Why The Yen Is So Strong

By Eric Fox | April 12, 2011 AAA
Why The Yen Is So Strong

The earthquake and tsunami that struck Japan on March 11 was a terrible tragedy that killed thousands and resulted in hundreds of billions in property damage. The natural disaster also had an impact on the position of Japan in the global economy, affecting the value of the Japanese yen versus other major currencies, as well as affecting GDP growth in Japan and other countries in the region. (For related reading, also take a look at The US Dollar And The Yen: An Interesting Partnership.)

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Cost Estimate
The final cost of the natural disaster will not be known for years, but the Japanese government recently estimated the damage in a range between US$200 billion to US$300 billion. This makes the earthquake and Tsunami the costliest natural disaster in history.

Currency Impact
The initial reaction in the currency markets was a strengthening in the value of the yen versus the U.S. dollar, something that might seem counterintuitive to many investors due to the large amount of expenditures required to repair the physical damage to Japan. The yen continued to rise in value and eventually reached a post World War II high of approximately 76 yen to the dollar.

One reason the yen might have strengthened in value compared to other currencies is that the market felt that the Japanese government and corporations might have to liquidate part of their large non-yen denominated investment portfolio to fund relief and reconstruction efforts in Japan.

The Japanese government is the second largest foreign owner of U.S Treasuries after China, with $886 billion in holdings as of March 15. The market may have anticipated a partial liquidation of these and other investments and subsequent repatriation back into the yen.

Bargain Hunting
Another explanation for the strength in the yen might be a surge in buying of Japanese equities as bargain hunters looked for value in the Japanese stock market. The Nikkei 225 Index fell immediately after the earthquake struck, declining from the 10,400 level to a low near 8,200 a week later. This decline might have been seen as a buying opportunity by many institutional investors who then needed to buy yen to purchase Japanese stocks.

Warren Buffett, the famous value investor and CEO of Berkshire Hathaway (NYSE:BRK), said that the natural disaster would not impact Japan's economy and noted that events like these have historically provided opportunities to purchase stocks.

Export Economy
The strong yen eventually started to concern the Japanese government as that economy is based on exports and is impacted by currency rate fluctuations, with exporters hurt when the yen rises in value against other currencies. Toyota (NYSE:TM) estimates that every one yen move in the Japanese currency versus the U.S. dollar will cost the company $380 million a year.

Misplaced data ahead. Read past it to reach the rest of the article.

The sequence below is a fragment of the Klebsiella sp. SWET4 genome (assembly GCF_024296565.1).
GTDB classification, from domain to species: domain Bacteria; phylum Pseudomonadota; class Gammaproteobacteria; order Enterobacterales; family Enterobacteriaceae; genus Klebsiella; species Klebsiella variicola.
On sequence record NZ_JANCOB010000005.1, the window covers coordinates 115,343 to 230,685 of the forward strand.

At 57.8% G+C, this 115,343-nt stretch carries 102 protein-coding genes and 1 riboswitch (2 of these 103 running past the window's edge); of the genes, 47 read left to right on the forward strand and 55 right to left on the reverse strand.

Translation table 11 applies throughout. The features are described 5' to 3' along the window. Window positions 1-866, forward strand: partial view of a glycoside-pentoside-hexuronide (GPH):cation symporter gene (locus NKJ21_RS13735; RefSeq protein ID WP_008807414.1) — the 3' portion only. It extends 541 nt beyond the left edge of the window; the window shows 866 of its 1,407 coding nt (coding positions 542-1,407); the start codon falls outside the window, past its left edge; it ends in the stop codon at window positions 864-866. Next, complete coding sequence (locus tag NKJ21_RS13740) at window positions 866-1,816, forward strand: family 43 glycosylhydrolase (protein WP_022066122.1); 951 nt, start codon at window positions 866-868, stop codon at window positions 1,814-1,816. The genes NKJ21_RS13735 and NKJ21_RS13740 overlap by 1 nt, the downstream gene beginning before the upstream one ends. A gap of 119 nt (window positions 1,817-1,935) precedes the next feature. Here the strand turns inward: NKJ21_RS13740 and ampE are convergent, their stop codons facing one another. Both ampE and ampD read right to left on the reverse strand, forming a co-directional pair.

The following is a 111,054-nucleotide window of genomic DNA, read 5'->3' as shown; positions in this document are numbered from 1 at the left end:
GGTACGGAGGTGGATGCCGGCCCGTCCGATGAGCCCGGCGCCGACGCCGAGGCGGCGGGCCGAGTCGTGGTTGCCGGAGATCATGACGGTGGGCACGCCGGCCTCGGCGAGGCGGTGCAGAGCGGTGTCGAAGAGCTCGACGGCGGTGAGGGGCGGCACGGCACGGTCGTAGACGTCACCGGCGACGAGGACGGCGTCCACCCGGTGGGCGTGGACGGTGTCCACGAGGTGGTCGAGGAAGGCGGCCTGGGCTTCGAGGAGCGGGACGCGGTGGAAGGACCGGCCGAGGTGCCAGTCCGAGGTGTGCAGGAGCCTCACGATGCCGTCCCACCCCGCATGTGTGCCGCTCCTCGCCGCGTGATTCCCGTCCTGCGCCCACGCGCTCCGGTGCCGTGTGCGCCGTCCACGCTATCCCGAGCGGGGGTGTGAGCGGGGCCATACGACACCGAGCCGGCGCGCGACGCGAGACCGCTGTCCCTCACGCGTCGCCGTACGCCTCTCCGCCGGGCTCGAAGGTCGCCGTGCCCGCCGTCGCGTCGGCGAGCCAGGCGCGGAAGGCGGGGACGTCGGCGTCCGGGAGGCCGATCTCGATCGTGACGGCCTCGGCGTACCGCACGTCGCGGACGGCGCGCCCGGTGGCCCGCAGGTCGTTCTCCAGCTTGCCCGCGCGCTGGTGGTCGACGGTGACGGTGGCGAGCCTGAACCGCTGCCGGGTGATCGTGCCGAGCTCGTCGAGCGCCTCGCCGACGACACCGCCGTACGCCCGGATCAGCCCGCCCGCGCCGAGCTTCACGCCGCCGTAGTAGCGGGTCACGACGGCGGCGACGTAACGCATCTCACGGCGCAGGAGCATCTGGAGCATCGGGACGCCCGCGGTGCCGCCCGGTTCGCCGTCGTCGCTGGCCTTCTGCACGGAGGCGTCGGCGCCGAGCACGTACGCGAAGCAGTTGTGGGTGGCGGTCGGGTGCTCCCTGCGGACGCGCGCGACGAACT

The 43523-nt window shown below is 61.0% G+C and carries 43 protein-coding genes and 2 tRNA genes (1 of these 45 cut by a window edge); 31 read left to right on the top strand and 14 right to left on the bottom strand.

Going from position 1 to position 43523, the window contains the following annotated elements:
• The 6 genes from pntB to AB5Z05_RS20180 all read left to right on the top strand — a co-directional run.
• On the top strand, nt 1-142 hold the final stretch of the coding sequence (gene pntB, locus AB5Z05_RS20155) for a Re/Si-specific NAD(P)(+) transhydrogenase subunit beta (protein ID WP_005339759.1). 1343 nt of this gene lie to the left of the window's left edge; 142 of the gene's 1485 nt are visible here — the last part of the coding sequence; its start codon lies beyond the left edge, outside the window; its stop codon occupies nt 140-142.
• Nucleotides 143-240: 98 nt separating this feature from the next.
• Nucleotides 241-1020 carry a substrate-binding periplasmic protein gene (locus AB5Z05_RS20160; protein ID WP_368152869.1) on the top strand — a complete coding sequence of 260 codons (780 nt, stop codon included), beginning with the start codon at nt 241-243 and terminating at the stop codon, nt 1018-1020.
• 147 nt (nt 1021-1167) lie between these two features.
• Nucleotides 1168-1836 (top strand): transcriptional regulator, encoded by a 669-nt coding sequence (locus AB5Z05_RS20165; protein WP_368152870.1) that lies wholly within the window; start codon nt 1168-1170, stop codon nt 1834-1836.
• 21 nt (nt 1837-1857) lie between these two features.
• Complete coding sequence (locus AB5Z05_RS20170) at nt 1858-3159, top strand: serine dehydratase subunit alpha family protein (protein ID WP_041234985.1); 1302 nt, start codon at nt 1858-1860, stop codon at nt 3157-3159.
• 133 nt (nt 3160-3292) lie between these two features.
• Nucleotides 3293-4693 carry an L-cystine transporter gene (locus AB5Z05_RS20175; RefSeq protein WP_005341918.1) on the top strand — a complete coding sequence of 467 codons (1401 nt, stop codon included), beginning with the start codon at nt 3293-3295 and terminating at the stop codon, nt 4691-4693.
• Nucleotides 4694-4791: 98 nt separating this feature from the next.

This concern led to a joint intervention into the currency markets by Japan and several other members of the Group of Seven, an informal association of some of the largest industrialized countries in the world. This coordinated effort to sell yen brought the exchange rate back to the 82 level.

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GDP Impact
The cost estimate by the Japanese government covers only reconstruction and does not include any effect on the economy from the natural disasters. Economists have mixed opinions on the impact of these events on GDP growth.

The area in northern Japan hit by the earthquake accounted for an estimated 7% of the country's GDP, and was also the location of a large number of industrial facilities owned by major Japanese corporations. There was also a significant impact on the supply of power in Japan as many nuclear and other electricity generation plants were shut down as a result of the earthquake.

Supply Chain
The disaster in Japan may result in disruptions to production and an impact on the supply chain in many industries around the world, with the automotive industry being most affected. Honda Motor Company (NYSE:HMC) and other automakers were forced to cut output at plants across the world due to the disruption.

These negative effects on the economy are offset by the huge amount of spending that will be required over the next year to rebuild the areas devastated by the natural disasters. The Japanese government has also acted quickly to limit the impact of power shortages, with increased imports of fossil fuels to make up for lost power output.

The private sector has started to shift production from the affected area to other factories if possible, and has also moved quickly to restart production at factories that were originally taken offline. Hitachi (NYSE:HIT) recently announced that full production at its main plant would resume in April 2011, a disruption of only one month.

Other companies moved even quicker. Kyocera (NYSE:KYO), which makes products ranging from chemicals to phone handsets to semiconductors, restarted production at four factories within one week of the disaster.

The disasters also have a collateral impact on other economies in the region. The government of Taiwan estimates that its own GDP growth will be reduced from seven to 20 basis points in 2011, as the country expects to see exports to Japan be reduced by $1 billion due to reduced demand from Japanese companies. The Council for Economic Planning and Development still sees GDP growth between 4.72% and 4.81% in 2011.

The Bottom Line
The recent earthquake and tsunami that devastated Japan was a horrible tragedy that also had a ripple effect on the currency and equity markets, as well as an unknown impact on economic growth throughout the world. (For additional reading, see Lessons Learned: Comparing The Japanese And US Bubbles.)

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